PRSA’s three PR definitions are full of ‘marketing lingo’

Corporate jargon mars the choices PRSA has offered to define the industry, according to this PR agency owner. What do you think?

Right before the holidays, PRSA embarked on a new initiative: redefining public relations.

An admirable undertaking and one that surely was not to please everyone, they made an impressive decision to have the definition crowdsourced.

There were, of course, some flaws in how you could submit your definition. In an effort, I would guess, to make everything uniform and make it easier for them to get through all of the responses (nearly 1,000 of them).

Last week they announced the final three definitions and voting is open for you to participate.

I have lots of friends at PRSA so I hope they don’t take offense to this, but the definitions suck.

They are:

  1. Public relations is the management function of researching, communicating and collaborating with publics to build mutually beneficial relationships.
  2. Public relations is a strategic communication process that builds mutually beneficial relationships between organizations and their publics.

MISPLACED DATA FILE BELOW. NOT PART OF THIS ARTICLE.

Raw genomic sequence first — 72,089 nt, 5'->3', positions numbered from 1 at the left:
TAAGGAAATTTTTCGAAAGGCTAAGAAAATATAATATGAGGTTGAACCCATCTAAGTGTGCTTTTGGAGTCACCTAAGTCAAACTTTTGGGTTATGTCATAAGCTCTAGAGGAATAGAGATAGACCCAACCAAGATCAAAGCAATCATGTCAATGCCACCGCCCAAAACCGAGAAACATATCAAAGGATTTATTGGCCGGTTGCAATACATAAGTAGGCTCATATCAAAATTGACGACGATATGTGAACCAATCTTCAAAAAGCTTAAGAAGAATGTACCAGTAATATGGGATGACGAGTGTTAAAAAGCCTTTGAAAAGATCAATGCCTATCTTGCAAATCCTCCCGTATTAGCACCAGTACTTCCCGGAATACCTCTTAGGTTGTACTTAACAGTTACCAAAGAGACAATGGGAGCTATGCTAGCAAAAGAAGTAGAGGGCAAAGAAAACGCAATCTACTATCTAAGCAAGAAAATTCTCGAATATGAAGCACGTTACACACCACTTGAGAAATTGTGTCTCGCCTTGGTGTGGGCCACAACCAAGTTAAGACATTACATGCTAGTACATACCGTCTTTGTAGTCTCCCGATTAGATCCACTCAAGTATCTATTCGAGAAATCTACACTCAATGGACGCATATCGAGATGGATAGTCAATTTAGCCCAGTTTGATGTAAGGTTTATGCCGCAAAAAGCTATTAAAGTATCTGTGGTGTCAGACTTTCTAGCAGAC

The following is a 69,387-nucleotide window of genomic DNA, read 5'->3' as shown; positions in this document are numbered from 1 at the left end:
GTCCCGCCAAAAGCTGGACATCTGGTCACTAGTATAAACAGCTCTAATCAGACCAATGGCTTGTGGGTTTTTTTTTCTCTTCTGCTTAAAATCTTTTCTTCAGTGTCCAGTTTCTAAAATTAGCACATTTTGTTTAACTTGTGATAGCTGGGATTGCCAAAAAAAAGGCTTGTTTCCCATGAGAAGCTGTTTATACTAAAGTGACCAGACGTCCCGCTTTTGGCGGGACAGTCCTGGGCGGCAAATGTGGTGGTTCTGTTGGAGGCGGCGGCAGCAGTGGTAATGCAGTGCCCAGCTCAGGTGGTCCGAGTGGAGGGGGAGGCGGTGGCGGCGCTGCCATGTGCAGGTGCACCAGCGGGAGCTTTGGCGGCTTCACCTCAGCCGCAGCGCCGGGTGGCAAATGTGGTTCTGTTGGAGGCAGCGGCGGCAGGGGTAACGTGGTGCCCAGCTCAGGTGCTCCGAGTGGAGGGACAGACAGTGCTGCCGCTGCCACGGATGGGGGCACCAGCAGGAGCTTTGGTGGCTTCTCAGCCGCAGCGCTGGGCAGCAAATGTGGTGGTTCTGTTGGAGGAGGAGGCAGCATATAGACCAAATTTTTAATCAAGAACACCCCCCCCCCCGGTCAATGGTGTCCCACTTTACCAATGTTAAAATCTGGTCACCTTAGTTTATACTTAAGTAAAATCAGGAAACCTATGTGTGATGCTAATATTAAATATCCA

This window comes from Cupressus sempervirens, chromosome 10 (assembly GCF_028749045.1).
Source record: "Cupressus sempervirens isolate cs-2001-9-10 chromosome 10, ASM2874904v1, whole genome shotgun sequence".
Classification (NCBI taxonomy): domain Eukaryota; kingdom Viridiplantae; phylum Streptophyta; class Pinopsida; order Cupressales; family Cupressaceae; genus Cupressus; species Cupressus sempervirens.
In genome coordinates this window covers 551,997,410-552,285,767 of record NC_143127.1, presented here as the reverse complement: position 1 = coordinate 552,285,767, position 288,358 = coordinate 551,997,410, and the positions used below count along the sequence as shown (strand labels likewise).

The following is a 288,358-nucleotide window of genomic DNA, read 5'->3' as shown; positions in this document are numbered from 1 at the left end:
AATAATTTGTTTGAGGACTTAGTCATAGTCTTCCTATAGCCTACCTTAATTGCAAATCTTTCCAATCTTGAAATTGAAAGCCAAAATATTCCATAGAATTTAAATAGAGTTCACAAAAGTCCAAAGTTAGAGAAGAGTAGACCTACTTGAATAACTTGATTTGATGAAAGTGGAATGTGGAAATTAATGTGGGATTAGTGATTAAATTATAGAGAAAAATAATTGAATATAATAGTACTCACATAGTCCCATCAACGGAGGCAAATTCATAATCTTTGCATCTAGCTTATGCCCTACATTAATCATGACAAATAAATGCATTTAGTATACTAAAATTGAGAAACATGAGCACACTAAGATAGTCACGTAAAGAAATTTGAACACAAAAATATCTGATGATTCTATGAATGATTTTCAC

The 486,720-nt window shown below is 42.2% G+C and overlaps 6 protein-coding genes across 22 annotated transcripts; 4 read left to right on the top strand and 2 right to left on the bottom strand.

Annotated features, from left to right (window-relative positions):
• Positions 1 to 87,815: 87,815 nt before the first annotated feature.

3. Public relations is the strategic process of engagement between organizations and publics to achieve mutual understanding and realize goals.

I’m a communication professional and I have no idea what any of these mean. They all are full of corporate, marketing lingo bingo.

Imagine you’re at a cocktail party and someone asks you what you do. You say PR. They say, “Oh! You know, I never understood PR. What is it?”

And you say, drumroll please, “Public relations is the strategic process of engagement between organizations and publics to achieve mutual understanding and realize goals.”

Say what?

Last week you read about the difference between PR and advertising. In the comments, Maddie Grant and I are still debating the difference. It’s an important conversation (even if you don’t agree with me).

It’s not quite a heated debate, but it certainly lends itself to the bigger conversation about the definition of PR.

Maybe it’s the difference between working for a large corporation (where Maddie got her early career experience) and a global PR firm (where I got mine). I never did much media relations, or publicity, when I worked for agencies. Now that I have my own, we rarely do any. And, if we do, it’s part of a larger marketing program.

But the point is not PR is not publicity (though it’s not—I’m not letting it go!), the point is that we’re communication professionals. Why is it so darn hard to describe what we do?

You can vote on one of the three definitions. Voting closes on February 26.

Gini Dietrich is founder and CEO of Arment Dietrich, Inc. A version of this article originally ran on Spin Sucks.

Topics: PR

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